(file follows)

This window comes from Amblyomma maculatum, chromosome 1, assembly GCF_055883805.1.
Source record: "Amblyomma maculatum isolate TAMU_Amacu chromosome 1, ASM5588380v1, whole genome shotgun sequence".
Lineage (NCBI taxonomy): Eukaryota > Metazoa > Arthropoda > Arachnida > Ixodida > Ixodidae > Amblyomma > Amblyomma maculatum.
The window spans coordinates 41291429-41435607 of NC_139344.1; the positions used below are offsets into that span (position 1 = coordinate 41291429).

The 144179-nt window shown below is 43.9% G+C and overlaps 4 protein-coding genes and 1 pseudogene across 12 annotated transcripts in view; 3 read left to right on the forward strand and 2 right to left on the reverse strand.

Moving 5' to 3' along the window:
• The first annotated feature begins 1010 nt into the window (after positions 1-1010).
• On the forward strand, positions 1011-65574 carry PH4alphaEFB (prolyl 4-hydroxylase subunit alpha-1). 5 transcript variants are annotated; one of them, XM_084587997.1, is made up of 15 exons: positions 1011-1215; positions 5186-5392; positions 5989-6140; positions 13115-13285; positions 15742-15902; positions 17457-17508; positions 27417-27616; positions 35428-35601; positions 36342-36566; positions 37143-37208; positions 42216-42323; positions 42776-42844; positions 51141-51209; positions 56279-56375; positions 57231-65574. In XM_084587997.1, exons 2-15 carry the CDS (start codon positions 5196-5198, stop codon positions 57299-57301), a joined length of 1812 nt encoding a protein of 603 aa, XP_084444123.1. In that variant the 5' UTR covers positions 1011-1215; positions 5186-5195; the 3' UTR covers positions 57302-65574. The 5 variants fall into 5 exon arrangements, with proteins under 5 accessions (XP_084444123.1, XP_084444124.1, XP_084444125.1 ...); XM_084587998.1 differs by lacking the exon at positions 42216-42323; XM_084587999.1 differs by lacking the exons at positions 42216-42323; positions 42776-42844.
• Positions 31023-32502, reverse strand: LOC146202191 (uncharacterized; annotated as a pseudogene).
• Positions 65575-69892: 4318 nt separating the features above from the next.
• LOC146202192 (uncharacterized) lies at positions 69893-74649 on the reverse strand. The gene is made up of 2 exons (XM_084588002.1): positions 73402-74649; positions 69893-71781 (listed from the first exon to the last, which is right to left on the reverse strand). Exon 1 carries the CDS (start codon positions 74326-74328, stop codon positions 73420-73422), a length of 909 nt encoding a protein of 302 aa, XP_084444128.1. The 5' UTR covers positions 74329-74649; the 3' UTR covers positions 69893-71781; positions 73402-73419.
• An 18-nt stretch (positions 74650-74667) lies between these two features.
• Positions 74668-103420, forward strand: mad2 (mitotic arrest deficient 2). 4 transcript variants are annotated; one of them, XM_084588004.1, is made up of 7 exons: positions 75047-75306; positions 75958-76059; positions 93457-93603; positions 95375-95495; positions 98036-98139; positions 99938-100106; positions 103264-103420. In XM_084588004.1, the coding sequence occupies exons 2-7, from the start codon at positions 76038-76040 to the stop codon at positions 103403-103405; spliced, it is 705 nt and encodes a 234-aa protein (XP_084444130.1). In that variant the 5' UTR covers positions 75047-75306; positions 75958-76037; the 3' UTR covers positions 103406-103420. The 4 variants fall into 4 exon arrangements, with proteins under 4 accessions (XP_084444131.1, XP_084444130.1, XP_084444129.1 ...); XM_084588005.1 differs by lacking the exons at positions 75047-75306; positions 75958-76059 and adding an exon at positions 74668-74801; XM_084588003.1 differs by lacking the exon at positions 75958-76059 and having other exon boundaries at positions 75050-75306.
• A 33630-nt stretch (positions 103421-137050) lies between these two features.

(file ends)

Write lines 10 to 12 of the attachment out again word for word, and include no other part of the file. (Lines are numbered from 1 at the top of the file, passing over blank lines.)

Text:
• Positions 65575-69892: 4318 nt separating the features above from the next.
• LOC146202192 (uncharacterized) lies at positions 69893-74649 on the reverse strand. The gene is made up of 2 exons (XM_084588002.1): positions 73402-74649; positions 69893-71781 (listed from the first exon to the last, which is right to left on the reverse strand). Exon 1 carries the CDS (start codon positions 74326-74328, stop codon positions 73420-73422), a length of 909 nt encoding a protein of 302 aa, XP_084444128.1. The 5' UTR covers positions 74329-74649; the 3' UTR covers positions 69893-71781; positions 73402-73419.
• An 18-nt stretch (positions 74650-74667) lies between these two features.